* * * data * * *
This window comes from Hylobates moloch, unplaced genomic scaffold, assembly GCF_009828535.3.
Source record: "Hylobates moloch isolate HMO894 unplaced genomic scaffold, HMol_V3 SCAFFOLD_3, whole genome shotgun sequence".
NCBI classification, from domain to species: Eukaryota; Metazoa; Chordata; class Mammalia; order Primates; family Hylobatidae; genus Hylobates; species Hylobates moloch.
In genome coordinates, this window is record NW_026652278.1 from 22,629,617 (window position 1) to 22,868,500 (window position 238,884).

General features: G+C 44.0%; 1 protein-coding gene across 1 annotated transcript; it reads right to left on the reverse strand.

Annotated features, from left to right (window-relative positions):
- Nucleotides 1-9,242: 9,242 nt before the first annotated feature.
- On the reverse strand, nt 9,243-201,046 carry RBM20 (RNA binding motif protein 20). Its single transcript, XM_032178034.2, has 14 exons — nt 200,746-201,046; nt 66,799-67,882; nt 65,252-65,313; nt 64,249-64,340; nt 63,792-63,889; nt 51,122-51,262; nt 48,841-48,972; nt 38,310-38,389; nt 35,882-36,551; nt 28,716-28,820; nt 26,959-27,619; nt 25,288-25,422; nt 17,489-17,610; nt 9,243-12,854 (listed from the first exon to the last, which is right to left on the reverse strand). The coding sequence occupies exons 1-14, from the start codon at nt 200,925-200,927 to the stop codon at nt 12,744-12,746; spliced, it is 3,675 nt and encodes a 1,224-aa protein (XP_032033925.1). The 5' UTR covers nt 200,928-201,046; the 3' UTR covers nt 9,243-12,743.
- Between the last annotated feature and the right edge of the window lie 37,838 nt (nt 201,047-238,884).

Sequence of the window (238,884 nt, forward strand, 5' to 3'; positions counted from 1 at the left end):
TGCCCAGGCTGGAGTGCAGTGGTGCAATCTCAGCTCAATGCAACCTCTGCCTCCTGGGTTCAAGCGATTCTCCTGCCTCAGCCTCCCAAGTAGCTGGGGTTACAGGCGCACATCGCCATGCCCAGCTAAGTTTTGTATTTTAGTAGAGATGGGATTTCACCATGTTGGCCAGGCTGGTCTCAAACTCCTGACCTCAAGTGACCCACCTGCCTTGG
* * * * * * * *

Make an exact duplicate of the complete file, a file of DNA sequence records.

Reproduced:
This window comes from Hylobates moloch, unplaced genomic scaffold, assembly GCF_009828535.3.
Source record: "Hylobates moloch isolate HMO894 unplaced genomic scaffold, HMol_V3 SCAFFOLD_3, whole genome shotgun sequence".
NCBI classification, from domain to species: Eukaryota; Metazoa; Chordata; class Mammalia; order Primates; family Hylobatidae; genus Hylobates; species Hylobates moloch.
In genome coordinates, this window is record NW_026652278.1 from 22,629,617 (window position 1) to 22,868,500 (window position 238,884).

General features: G+C 44.0%; 1 protein-coding gene across 1 annotated transcript; it reads right to left on the reverse strand.

Annotated features, from left to right (window-relative positions):
- Nucleotides 1-9,242: 9,242 nt before the first annotated feature.
- On the reverse strand, nt 9,243-201,046 carry RBM20 (RNA binding motif protein 20). Its single transcript, XM_032178034.2, has 14 exons — nt 200,746-201,046; nt 66,799-67,882; nt 65,252-65,313; nt 64,249-64,340; nt 63,792-63,889; nt 51,122-51,262; nt 48,841-48,972; nt 38,310-38,389; nt 35,882-36,551; nt 28,716-28,820; nt 26,959-27,619; nt 25,288-25,422; nt 17,489-17,610; nt 9,243-12,854 (listed from the first exon to the last, which is right to left on the reverse strand). The coding sequence occupies exons 1-14, from the start codon at nt 200,925-200,927 to the stop codon at nt 12,744-12,746; spliced, it is 3,675 nt and encodes a 1,224-aa protein (XP_032033925.1). The 5' UTR covers nt 200,928-201,046; the 3' UTR covers nt 9,243-12,743.
- Between the last annotated feature and the right edge of the window lie 37,838 nt (nt 201,047-238,884).

Sequence of the window (238,884 nt, forward strand, 5' to 3'; positions counted from 1 at the left end):
TGCCCAGGCTGGAGTGCAGTGGTGCAATCTCAGCTCAATGCAACCTCTGCCTCCTGGGTTCAAGCGATTCTCCTGCCTCAGCCTCCCAAGTAGCTGGGGTTACAGGCGCACATCGCCATGCCCAGCTAAGTTTTGTATTTTAGTAGAGATGGGATTTCACCATGTTGGCCAGGCTGGTCTCAAACTCCTGACCTCAAGTGACCCACCTGCCTTGG